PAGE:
Nokia-Microsoft deal through, but tax tangle gets worse
Given how long cases take to get cleared, both Microsoft and Nokia must be breathing a sigh of relief that the latter’s ongoing tax dispute with Indian tax authorities has not been allowed to get in the way of their $7.3 billion deal. Apart from what it would have meant for both firms, it would also have hit India’s image as an investment destination if an integral part of a global deal unravelled because of a dispute with the taxman on a tax demand that Nokia feels is so unjustified, the government of its home country Finland is actually seeking to resolve with the Indian tax authorities. What the Delhi High Court has done is to rule that, while both the taxman and Nokia seem to have their own set of arguments, the important issue is that, were Nokia’s India factory not transferred to Microsoft, it will no longer be able to function unless Microsoft decides to use it for contract manufacturing—in which case, 8,000 direct jobs will be lost along with another 25,000 in units working as ancillaries for Nokia. Theoretically, the factory and its land can be sold, but this will fetch a fraction of the value that is being got while transferring the facility as part of the larger Nokia-Microsoft global deal. Which is why, the court asked if Nokia Finland was willing to give a guarantee that, were the case to finally go against Nokia India, it would pay the necessary taxes. The court judgment, in fact, even helps the taxman since, were the Chennai factory not to be transferred to Microsoft, its value would soon diminish, leaving the taxman few assets to attach even if he won the case.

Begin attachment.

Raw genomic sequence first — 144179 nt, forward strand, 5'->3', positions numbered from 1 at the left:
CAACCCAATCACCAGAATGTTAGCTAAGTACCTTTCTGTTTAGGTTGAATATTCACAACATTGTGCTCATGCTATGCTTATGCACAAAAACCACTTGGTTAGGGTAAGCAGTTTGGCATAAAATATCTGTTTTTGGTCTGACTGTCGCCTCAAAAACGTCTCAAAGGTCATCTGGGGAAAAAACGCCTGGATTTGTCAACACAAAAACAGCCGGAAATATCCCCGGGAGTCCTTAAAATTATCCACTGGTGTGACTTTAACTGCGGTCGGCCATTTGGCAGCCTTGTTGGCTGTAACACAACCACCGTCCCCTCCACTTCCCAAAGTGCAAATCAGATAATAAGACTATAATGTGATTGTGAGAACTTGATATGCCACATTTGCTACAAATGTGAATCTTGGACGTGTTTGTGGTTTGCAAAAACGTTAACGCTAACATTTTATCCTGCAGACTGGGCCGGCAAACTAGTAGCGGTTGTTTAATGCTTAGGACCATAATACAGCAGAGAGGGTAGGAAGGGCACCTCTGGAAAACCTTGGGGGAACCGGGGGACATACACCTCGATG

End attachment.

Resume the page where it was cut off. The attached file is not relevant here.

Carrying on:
Now that the deal is through, it is important to resolve the tax tangle at the earliest. While the court has not commented on the tax demands since the case is being heard in another forum, it has pointed out “the tentative/anticipated demand … is significantly less and different from demand now highlighted to us”. That apart, while there are two tax demands, both are related to each other. There is a tax demand on Nokia India not making tax deductions at source (TDS) on payments made to Nokia Finland and, since this was not done, the other case relates to not allowing these payments to be deducted as expenses—in that sense, were one case to be resolved (or the tax paid), the other will automatically disappear. It doesn’t help that, apart from the issue of whether TDS had to be made, even the amounts involved are disputed by both parties. Given how long the case will take by the time the Supreme Court hears it, it is best if the tax authorities of both countries settle the matter bilaterally.